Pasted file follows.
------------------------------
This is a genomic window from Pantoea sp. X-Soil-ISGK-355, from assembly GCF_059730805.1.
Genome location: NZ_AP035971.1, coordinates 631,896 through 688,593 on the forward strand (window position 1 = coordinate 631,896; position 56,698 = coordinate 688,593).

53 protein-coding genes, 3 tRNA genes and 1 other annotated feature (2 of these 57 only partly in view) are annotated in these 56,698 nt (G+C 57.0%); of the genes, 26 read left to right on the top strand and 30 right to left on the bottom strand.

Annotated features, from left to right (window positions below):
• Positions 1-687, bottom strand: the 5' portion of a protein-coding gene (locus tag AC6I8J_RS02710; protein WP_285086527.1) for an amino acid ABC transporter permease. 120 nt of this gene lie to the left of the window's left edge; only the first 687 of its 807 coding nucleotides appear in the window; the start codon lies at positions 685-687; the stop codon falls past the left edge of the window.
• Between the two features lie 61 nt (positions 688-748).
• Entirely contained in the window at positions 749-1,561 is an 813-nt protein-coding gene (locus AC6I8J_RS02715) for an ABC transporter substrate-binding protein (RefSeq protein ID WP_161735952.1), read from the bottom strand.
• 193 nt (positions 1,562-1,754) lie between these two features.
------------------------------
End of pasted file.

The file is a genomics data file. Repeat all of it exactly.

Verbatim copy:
This is a genomic window from Pantoea sp. X-Soil-ISGK-355, from assembly GCF_059730805.1.
Genome location: NZ_AP035971.1, coordinates 631,896 through 688,593 on the forward strand (window position 1 = coordinate 631,896; position 56,698 = coordinate 688,593).

53 protein-coding genes, 3 tRNA genes and 1 other annotated feature (2 of these 57 only partly in view) are annotated in these 56,698 nt (G+C 57.0%); of the genes, 26 read left to right on the top strand and 30 right to left on the bottom strand.

Annotated features, from left to right (window positions below):
• Positions 1-687, bottom strand: the 5' portion of a protein-coding gene (locus tag AC6I8J_RS02710; protein WP_285086527.1) for an amino acid ABC transporter permease. 120 nt of this gene lie to the left of the window's left edge; only the first 687 of its 807 coding nucleotides appear in the window; the start codon lies at positions 685-687; the stop codon falls past the left edge of the window.
• Between the two features lie 61 nt (positions 688-748).
• Entirely contained in the window at positions 749-1,561 is an 813-nt protein-coding gene (locus AC6I8J_RS02715) for an ABC transporter substrate-binding protein (RefSeq protein ID WP_161735952.1), read from the bottom strand.
• 193 nt (positions 1,562-1,754) lie between these two features.